Comedic performances compensate for mediocre plot in “Identity Thief”
February 7, 2013
Judging by the trailer for “Identity Thief,” the new comedy starring Melissa McCarthy and Jason Bateman, the film looked like it would epitomize the hit-or-miss film. It could either be a disaster starring two otherwise excellent actors, or it could be a surprise hit, reaffirming our trust in McCarthy and Bateman. In reality, “Identity Thief” falls somewhere in the range of Tina Fey and Amy Poehler’s “Baby Mama” — not a catastrophe, but not quite classic in the vein of “Bridesmaids” or “The Hangover.” Despite being mediocre cinema, the film is certainly entertaining.
“Identity Thief’s” plot is simple — McCarthy plays Diana, a stealthy identity thief who steals the persona of Sandy Patterson, played by Bateman. The film follows the duo’s tumultuous road trip to Denver in Patterson’s attempt to clear his name. The unlikely pair hit many speed bumps along the way including gangs, snakes and other dangers. It is all lighthearted fun, but do not watch “Identity Thief” expecting a well-thought-out plot.
The film does a terrific job of displaying the best of McCarthy and Bateman’s comedic talents. Many of McCarthy’s hilariously bizarre monologues like the ones in “Bridesmaids” are used here, including a particularly memorable scene in which Diana compares her body to the Bermuda Triangle. Bateman uses deadpan humor, including many great one-liners spoken under his breath, in the spirit of his “Arrested Development” character. The two stars are so delightful to watch that they make up for many of the film’s weaknesses. Nobody can argue that a scene featuring McCarthy singing along to Kelis’ “Milkshake” isn’t comedic gold.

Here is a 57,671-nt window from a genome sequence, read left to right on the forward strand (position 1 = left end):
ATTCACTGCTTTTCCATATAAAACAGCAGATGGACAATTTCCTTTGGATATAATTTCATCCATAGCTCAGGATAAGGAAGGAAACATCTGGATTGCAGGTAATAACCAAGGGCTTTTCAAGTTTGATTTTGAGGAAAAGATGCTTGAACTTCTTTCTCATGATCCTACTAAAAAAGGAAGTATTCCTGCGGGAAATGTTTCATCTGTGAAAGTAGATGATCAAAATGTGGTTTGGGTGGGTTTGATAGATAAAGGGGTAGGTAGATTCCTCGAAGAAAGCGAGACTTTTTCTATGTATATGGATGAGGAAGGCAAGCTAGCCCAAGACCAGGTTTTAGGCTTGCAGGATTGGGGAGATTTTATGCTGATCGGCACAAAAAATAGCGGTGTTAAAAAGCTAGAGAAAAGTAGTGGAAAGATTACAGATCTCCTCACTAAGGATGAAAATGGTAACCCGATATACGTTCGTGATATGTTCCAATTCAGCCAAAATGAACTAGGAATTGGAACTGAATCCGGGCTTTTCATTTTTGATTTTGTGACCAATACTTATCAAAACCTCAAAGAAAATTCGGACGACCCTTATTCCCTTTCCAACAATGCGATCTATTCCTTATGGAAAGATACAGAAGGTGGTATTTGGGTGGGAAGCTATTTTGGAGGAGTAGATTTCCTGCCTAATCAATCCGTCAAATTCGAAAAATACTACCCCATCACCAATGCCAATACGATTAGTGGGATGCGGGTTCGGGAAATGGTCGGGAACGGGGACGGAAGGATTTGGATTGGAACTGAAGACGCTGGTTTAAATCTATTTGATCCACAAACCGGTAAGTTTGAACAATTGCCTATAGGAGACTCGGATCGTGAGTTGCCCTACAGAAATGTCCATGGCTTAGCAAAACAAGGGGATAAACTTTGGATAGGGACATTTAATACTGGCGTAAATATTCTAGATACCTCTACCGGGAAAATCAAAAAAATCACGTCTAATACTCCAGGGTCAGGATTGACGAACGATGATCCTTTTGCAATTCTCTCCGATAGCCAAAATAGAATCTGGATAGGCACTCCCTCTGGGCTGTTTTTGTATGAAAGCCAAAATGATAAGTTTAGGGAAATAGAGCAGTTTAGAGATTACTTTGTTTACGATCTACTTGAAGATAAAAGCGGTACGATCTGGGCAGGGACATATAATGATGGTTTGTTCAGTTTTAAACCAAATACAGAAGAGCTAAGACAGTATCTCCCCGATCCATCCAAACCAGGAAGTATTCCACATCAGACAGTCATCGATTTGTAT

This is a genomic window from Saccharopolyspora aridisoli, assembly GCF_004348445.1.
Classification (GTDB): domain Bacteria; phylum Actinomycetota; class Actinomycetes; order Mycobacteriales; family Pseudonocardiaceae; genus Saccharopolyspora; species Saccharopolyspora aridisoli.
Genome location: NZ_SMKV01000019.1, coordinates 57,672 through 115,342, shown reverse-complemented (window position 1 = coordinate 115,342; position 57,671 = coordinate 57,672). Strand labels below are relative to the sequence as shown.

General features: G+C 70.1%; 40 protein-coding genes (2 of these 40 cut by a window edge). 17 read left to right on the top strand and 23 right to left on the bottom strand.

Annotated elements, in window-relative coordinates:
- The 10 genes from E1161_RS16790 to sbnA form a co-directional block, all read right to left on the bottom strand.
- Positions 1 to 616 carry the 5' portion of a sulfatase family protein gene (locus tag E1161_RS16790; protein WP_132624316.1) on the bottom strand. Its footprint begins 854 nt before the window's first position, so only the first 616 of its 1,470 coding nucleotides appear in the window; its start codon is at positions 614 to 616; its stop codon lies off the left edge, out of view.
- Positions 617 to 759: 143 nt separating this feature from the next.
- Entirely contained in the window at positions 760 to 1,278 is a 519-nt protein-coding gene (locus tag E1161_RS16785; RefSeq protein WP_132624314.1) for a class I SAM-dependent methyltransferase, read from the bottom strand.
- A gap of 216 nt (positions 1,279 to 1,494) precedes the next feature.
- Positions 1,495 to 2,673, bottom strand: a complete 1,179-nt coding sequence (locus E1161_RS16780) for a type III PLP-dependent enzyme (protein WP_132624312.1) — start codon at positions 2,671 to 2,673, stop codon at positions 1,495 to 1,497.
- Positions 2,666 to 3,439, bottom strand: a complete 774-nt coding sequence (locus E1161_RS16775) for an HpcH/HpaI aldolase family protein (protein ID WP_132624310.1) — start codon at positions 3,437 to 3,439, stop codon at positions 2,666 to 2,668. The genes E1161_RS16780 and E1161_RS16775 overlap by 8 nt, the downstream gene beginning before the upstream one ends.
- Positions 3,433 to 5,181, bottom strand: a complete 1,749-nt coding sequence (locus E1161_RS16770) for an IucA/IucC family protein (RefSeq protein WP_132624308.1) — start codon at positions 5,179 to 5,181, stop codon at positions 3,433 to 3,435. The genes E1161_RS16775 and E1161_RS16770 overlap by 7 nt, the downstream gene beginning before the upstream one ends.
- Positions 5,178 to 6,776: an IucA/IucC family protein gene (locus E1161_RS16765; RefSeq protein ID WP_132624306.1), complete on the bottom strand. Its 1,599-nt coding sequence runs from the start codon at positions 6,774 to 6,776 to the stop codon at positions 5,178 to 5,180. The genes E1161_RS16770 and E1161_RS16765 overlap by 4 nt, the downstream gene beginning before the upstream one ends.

Several television actors make appearances in the film, including Amanda Peet, Morris Chestnut and John Cho. “Modern Family’s” Eric Stonestreet, who plays a rich Southern widower in search of love, is responsible for some of the film’s best scenes. Seeing Stonestreet tease Bateman’s character with a belt while completely disrobing is well worth the price of the ticket.
Unfortunately, character actor Robert Patrick — recently featured in Ruben Fleischer’s “Gangster Squad” — disappoints in a subplot that falls flat, playing a bounty hunter who is not given much to do. His character is not very funny and fits poorly into the rest of the movie.
“Identity Thief” cannot compare to “Bridesmaids,” but at the very least it is a vast improvement over similar failed comedies such as “The Guilt Trip” and “Date Night.” Audiences must be prepared to abandon any expectations of plot, and enjoy the film as a showcase of McCarthy and Bateman’s talents. If that is enough for you, then “Identity Thief” will be a treat.
Gus Constantellis is a contributing writer. Email him at [email protected]